Once the camera is focused and my exposure settings are set correctly, I point the camera at the subject. This can be challenging if the subject is not obvious in the night sky. I was shooting Pleiades and the California nebula last night so framing my subject was not hard. I chose to put Mars directly in the middle of the very bottom of the frame, a certain distance from the bottom. This put Pleiades on the right side of the frame and the California Nebula, I hoped, on the left side of the frame. I say “I hoped” because the California Nebula can’t be seen with the naked eye, even through a camera lens or telescope. But putting Mars in the center of the bottom of the frame also put Menkib, a bright star, in the center of the frame so I knew the California Nebula would be to the left of that.

Finally, I was ready to shoot. I started the intervalometer and it exposed 30 frames. I reframed the scene, trying to make sure Mars appeared in the same spot as when I first set the camera up. And I repeated this until I captured 120 frames. Because of what we have to do to get as strong a signal from our subject as possible, any noise in our exposures can cause significant problems. Noise comes from things like a dead pixel in the sensor, dust on the sensor, read out errors from the pixels, and so on. To minimize this noise, we take a series of calibration frames, each type of which deals with a different kind of noise. I won’t go into detail about what each kind of calibration frame does but after I captured my 120 images, I captured 25 dark frames. I should have captured 25 flat frames but I haven’t had a lot of success with taking them so I decided to skip them for the night. I have a library of bias frames which don’t need to be taken freshly every session.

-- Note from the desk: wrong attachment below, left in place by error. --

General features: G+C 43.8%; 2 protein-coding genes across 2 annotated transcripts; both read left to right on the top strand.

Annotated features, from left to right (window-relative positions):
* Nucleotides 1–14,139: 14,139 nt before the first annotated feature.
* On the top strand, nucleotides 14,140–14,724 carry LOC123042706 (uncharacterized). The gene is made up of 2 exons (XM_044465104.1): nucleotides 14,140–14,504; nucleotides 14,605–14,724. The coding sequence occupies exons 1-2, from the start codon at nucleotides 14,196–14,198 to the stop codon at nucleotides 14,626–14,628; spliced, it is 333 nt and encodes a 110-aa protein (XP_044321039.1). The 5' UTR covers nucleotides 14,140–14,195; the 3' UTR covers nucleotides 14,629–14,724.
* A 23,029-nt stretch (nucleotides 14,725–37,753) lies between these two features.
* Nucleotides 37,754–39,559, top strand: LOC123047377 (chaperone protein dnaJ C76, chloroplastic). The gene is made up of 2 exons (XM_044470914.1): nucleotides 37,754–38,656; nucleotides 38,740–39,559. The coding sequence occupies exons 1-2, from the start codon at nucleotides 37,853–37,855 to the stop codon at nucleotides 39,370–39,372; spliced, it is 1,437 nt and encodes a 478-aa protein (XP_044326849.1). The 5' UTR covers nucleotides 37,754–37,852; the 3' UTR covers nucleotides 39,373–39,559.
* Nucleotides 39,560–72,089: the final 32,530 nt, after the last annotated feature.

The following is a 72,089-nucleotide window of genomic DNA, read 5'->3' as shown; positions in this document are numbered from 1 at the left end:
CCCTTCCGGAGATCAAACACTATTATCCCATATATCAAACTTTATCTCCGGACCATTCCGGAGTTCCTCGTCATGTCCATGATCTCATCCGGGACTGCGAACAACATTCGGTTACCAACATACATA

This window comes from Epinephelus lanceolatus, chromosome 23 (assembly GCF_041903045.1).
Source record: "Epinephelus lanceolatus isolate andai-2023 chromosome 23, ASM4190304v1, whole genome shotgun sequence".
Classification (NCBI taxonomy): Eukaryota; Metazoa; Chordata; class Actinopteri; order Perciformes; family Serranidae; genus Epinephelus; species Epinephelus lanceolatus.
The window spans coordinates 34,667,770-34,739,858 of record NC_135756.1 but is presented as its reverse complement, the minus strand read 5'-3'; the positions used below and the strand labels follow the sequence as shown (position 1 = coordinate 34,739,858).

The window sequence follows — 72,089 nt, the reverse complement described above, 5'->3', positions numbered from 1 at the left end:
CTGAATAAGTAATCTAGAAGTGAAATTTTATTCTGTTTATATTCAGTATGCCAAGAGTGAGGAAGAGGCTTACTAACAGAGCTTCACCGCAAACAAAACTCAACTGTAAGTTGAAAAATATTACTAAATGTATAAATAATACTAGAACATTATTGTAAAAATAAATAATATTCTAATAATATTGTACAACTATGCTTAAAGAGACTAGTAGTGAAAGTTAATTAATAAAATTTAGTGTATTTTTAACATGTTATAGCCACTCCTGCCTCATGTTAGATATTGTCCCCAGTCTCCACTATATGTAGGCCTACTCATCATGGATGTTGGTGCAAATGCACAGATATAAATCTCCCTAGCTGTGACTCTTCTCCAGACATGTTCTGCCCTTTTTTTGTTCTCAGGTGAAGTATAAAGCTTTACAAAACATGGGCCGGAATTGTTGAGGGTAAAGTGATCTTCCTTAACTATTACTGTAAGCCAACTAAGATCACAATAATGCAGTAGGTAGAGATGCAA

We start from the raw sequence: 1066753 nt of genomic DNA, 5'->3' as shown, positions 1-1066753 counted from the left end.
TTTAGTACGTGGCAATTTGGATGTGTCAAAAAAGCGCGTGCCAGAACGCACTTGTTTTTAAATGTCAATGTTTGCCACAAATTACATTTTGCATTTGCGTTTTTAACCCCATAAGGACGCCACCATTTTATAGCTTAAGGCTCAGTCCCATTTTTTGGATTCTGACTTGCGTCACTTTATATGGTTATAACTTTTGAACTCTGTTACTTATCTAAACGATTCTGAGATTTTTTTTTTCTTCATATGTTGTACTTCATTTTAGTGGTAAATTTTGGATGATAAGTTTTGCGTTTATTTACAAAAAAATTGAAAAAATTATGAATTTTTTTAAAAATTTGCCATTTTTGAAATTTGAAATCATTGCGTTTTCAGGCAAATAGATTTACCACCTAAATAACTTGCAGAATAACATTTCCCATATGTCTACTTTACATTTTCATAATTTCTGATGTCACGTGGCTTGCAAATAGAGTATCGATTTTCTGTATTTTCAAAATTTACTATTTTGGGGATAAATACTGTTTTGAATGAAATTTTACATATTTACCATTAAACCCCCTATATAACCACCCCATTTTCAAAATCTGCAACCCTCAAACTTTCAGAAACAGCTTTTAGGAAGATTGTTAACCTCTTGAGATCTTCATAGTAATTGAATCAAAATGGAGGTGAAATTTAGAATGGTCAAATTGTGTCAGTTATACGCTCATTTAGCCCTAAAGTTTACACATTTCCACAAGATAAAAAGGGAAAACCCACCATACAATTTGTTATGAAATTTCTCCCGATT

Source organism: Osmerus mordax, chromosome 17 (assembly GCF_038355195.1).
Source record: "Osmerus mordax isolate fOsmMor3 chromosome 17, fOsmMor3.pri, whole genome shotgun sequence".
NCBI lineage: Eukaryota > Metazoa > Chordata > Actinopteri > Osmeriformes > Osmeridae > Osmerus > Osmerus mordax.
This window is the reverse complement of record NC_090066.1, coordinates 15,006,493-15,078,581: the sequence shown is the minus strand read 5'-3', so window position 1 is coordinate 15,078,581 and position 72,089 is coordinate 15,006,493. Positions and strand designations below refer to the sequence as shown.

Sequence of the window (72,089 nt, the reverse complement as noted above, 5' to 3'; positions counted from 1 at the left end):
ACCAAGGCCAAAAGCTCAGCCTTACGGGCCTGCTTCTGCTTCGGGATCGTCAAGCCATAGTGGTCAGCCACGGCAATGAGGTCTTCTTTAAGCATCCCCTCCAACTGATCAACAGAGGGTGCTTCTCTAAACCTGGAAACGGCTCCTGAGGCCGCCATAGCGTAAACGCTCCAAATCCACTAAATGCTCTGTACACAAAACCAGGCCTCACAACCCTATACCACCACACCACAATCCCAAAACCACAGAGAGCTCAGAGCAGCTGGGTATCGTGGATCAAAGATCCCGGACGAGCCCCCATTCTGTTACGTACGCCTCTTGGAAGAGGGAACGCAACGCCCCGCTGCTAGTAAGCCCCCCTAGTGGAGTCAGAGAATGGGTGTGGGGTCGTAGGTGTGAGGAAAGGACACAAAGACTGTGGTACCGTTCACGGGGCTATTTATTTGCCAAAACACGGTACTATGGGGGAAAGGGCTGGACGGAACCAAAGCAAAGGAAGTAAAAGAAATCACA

I love being outside at night taking these images. But I think I love the next step, post-processing, even more. I’ll outline just the basic steps of what I have figured out works best for me at this point but I’m constantly learning about new techniques and software to use so this part of what I do is quite dynamic (which is what I love about it–always something new to try).

Here’s what a single exposure from last night looks like. Notice Mars in lower center of the image.

Single exposure of Pleiades and Mars

Not much to look at. If we brighten this image, we will make the subjects visible. But we will also brighten all that noise I talked about to the same level and the result will be quite horrible to look at. So we stack a set of images on top of each other to try to amplify the signal while minimizing the noise. That is, the goal of stacking is to maximize the signal to noise ratio. To stack, I used a free program called SiriL. I imported the raw image files from my camera into SiriL. I converted them to the .fits format, making sure to debayer the files in the conversion process. Debayering is the method by which the computer knows which pixels should be interpreted as red, which as green, and which as blue. I then apply my calibration frames to each of the 120 image files. (I skipped a step where I stacked each type of calibration frame to get a single stacked dark frame, a single stacked bias frame, and, if I had made them, a single stacked flat frame.) Once I had 120 calibrated frames, I registered them. Registering is a process in which the stars in each frame are aligned with each other (because remember the earth rotates so the stars appear to move with each exposure). Once all 120 frames were aligned with each other, I stacked them to create a single stacked image. SiriL saves this as a .fits file but GIMP, the software I use for my next step, sees .fits files as monochrome rather than color. So I also saved this single stacked image as a .tiff file which GIMP will see as a color image. Here’s what the .tiff file looks like (remember this is 120 images stacked on top of each other):